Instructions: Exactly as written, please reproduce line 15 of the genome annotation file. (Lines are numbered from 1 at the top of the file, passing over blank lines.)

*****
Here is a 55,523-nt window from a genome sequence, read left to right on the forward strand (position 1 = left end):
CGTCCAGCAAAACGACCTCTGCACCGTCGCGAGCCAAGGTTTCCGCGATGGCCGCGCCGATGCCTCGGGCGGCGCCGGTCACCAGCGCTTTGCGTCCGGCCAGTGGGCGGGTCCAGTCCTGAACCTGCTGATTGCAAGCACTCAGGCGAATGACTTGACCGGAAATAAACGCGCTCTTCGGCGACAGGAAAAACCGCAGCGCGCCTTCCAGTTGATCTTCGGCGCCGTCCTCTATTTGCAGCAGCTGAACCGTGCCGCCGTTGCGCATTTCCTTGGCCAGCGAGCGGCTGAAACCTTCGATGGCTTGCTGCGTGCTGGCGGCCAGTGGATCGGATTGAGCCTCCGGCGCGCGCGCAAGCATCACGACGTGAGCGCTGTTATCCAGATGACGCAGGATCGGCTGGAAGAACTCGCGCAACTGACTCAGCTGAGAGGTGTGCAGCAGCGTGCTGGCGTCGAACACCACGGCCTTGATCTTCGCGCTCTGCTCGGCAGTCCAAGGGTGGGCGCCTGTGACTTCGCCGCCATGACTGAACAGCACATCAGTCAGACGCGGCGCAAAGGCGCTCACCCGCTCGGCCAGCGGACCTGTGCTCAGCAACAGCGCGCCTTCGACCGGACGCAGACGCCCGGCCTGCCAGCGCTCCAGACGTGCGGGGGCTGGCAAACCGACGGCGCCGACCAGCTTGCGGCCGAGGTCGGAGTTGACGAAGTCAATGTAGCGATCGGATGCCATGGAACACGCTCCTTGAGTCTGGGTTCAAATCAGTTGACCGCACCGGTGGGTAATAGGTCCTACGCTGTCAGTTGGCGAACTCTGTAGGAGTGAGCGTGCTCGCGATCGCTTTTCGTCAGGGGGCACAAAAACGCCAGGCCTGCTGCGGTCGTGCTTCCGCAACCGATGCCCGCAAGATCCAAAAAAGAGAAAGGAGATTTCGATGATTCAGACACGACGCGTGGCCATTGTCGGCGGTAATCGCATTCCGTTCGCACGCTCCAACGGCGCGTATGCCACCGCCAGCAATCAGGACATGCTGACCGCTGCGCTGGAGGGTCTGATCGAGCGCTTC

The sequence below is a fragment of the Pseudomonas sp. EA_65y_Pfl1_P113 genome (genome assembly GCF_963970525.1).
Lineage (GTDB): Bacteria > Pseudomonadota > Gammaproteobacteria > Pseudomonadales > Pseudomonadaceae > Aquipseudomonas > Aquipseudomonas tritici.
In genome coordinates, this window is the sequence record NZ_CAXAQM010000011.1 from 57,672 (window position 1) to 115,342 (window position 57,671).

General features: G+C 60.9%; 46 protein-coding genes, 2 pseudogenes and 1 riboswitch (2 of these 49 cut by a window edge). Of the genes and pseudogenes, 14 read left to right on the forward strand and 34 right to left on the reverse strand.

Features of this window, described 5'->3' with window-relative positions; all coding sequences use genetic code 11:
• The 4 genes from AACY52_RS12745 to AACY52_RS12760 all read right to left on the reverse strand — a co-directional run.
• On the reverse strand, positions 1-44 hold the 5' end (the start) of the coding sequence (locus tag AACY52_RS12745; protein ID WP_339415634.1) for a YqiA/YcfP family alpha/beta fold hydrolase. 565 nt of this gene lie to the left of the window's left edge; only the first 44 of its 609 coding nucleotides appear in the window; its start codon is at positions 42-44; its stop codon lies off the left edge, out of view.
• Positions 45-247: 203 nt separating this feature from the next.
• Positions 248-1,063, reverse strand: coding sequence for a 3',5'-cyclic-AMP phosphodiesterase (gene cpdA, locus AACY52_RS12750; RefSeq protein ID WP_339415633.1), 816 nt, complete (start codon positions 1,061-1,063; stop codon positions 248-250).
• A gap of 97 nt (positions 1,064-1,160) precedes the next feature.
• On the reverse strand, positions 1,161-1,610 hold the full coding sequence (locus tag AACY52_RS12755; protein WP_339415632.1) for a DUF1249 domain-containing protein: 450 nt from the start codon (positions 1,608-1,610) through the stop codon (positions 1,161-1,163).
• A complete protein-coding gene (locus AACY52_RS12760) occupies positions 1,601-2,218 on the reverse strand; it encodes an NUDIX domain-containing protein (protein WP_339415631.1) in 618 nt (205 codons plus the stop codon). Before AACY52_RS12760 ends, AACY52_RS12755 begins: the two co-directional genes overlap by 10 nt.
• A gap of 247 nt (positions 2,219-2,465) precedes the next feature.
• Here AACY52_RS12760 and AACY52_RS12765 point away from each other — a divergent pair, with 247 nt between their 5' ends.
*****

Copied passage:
• A gap of 247 nt (positions 2,219-2,465) precedes the next feature.